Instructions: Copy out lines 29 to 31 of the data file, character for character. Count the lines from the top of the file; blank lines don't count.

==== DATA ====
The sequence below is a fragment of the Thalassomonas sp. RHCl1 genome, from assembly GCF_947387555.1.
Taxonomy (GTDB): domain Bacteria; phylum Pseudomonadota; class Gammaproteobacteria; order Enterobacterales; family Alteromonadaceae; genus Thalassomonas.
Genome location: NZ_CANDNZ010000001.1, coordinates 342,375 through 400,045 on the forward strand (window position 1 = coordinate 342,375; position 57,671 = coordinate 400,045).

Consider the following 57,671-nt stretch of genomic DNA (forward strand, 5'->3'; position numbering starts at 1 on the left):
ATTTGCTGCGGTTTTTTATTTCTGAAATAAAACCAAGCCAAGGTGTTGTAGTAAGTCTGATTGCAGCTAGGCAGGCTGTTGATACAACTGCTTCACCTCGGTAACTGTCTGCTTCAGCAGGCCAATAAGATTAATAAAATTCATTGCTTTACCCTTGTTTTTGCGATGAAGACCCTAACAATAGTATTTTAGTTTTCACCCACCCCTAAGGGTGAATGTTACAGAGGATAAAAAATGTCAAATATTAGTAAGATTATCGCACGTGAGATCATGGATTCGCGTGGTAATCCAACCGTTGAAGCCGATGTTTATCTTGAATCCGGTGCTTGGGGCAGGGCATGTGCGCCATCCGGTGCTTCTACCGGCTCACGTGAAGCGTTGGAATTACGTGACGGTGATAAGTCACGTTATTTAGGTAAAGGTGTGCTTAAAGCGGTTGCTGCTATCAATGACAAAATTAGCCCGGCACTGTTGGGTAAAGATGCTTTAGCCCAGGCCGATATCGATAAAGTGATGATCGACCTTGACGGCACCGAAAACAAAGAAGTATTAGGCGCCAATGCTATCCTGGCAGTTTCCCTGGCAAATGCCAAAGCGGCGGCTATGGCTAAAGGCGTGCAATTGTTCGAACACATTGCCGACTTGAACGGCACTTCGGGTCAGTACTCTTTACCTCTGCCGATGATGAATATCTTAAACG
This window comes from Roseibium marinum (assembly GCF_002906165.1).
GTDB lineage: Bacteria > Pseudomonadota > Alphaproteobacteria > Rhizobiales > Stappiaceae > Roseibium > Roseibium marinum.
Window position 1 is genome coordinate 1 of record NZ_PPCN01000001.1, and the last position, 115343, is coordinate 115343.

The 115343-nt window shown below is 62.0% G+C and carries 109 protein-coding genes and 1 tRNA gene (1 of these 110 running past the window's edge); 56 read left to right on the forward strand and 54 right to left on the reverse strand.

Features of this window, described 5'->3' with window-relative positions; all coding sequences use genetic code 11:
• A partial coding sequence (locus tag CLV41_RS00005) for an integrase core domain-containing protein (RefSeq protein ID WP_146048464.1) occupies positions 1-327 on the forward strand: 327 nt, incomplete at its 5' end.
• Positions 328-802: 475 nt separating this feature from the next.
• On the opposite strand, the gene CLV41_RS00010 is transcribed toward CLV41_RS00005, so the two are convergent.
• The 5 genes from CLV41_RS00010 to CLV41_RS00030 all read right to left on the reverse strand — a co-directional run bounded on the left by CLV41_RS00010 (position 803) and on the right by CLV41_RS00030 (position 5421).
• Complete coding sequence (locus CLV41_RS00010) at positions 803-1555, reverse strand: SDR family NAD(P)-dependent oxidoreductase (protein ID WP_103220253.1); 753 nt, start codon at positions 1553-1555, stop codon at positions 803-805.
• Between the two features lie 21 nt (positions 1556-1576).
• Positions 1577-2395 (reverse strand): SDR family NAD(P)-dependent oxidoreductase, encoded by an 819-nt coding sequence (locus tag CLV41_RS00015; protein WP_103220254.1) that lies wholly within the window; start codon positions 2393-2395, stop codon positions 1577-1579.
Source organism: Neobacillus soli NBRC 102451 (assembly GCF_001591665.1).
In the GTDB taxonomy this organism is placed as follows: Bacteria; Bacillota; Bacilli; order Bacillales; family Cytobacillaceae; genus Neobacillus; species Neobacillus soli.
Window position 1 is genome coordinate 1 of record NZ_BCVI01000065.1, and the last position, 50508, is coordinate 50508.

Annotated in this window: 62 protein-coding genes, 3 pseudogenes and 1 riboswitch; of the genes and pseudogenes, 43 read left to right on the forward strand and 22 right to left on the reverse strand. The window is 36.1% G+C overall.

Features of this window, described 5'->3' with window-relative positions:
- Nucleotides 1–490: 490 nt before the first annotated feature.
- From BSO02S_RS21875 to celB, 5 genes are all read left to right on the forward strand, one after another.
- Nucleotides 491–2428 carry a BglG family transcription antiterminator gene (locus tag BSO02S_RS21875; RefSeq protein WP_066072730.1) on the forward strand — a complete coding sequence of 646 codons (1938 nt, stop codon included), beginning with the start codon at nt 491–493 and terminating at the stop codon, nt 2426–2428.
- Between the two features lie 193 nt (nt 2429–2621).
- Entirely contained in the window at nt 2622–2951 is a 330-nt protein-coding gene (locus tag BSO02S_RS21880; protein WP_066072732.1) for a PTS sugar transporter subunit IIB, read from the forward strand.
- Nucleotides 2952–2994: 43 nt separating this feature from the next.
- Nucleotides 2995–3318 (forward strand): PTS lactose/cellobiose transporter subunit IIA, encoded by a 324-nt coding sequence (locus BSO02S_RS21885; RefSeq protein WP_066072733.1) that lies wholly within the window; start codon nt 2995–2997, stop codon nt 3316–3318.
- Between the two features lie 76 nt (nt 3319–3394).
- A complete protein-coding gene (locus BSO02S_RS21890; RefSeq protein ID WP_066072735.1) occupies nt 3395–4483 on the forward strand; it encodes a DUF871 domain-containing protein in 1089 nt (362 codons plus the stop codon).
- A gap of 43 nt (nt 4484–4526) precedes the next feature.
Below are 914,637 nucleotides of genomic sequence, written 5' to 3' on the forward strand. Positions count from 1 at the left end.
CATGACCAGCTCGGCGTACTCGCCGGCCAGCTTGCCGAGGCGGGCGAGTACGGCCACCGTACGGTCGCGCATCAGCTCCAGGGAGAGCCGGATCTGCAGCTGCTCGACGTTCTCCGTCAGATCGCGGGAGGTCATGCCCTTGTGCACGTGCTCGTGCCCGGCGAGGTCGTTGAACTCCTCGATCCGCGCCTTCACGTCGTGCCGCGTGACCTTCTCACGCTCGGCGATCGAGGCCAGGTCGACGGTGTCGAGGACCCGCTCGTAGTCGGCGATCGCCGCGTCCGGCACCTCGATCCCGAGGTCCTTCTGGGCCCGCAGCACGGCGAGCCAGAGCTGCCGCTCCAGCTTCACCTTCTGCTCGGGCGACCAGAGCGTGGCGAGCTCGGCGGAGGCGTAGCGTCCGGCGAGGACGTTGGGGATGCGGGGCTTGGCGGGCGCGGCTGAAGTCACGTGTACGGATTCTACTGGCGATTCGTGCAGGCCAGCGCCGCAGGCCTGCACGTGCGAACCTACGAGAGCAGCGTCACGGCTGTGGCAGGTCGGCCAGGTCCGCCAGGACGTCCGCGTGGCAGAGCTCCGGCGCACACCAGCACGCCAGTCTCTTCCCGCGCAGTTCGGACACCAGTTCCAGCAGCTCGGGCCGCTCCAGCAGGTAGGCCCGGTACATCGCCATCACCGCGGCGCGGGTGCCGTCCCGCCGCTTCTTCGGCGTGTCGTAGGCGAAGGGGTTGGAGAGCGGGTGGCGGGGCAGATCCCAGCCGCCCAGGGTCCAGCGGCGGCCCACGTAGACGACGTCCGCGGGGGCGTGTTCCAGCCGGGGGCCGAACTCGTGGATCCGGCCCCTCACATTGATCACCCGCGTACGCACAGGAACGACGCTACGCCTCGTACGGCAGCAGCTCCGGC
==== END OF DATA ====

- Nucleotides 2995–3318 (forward strand): PTS lactose/cellobiose transporter subunit IIA, encoded by a 324-nt coding sequence (locus BSO02S_RS21885; RefSeq protein WP_066072733.1) that lies wholly within the window; start codon nt 2995–2997, stop codon nt 3316–3318.
- Between the two features lie 76 nt (nt 3319–3394).
- A complete protein-coding gene (locus BSO02S_RS21890; RefSeq protein ID WP_066072735.1) occupies nt 3395–4483 on the forward strand; it encodes a DUF871 domain-containing protein in 1089 nt (362 codons plus the stop codon).